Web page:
Default

    Some regiments had ZERO buglers......other's 1,2, 10 (1st Mass. Infantry), 12 (83rd PA up until Yorktown), 2-3 per COMPANY (Berdan's, 15th Ohio, sharpshooter units,5th AL Battalion (Major Blackburn hisself bugled). Most Colonel's gave them an order to stay by their sides at all times. The 2nd + buglers were used on the skirmish line.

    On the MARCH, in column of route, the fifers and drummers (and colors) would precede the regiment....colors streaming, and a cavalcade of sound coming from the field musics or Brass Band.
    If in a Column of Manouevre, the color guard would tuck into the column of 4s (marching by usually the right flank) and the field music's would march on the side opposite the colors (usually left side of the column). Technically the band is further to the left of the field music's. When the battalion fronts, the field musics aligns itself to the left of the color guard ON the right side of the left center company.....and the band is behind the field musics. It's all in the manuals on pacings, etc.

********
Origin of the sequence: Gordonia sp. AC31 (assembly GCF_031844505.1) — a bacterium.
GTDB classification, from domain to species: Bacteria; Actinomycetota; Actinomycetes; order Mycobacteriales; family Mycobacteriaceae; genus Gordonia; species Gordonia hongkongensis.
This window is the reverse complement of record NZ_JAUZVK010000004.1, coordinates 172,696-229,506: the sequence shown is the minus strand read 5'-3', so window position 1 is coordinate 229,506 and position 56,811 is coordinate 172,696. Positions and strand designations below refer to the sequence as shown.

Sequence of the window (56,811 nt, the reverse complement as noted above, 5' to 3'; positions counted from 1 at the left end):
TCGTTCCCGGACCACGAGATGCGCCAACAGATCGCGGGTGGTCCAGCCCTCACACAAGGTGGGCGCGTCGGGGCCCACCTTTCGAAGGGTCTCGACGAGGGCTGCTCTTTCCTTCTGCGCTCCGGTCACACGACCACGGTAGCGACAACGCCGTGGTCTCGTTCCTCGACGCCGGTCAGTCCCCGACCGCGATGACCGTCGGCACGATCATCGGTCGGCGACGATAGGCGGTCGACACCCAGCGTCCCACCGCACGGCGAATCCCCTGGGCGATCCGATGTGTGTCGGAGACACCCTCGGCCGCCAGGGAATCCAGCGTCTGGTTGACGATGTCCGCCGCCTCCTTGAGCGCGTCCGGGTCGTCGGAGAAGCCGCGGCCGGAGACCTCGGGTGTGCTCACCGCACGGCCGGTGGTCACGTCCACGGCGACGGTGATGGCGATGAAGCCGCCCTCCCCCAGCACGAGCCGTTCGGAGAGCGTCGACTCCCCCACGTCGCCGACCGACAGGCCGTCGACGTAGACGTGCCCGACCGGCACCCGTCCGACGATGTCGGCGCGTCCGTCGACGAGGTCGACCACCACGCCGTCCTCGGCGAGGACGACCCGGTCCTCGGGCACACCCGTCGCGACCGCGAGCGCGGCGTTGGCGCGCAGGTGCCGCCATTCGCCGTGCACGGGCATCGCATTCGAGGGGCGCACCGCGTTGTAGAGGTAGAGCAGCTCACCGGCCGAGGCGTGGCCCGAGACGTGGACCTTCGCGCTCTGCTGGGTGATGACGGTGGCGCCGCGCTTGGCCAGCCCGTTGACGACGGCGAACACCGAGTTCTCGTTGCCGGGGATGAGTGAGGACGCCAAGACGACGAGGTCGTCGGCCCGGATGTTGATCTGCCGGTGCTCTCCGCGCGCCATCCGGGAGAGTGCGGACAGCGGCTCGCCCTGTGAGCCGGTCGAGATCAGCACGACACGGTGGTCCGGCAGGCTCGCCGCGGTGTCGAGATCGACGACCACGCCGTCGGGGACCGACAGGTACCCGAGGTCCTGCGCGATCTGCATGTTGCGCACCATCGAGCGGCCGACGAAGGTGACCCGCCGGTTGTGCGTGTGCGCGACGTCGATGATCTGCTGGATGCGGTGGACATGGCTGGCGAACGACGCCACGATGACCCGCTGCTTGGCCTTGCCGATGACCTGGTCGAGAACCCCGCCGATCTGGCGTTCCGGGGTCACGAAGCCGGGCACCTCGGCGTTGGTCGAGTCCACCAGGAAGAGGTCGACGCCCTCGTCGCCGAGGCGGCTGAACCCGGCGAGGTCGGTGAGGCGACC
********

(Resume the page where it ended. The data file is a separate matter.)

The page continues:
RJ Samp
    Horniste! Blas das Signal zum Angriffe!
    "But in the end, it's the history, stupid. If you can't document it, forget about it. And no amount of 'tomfoolery' can explain away conduct that in the end makes history (and living historians) look stupid and wrong. "

  4. #4
    Join Date
    Feb 2006
    Location
    Wheaton, IL
    Posts
    2,388

    Default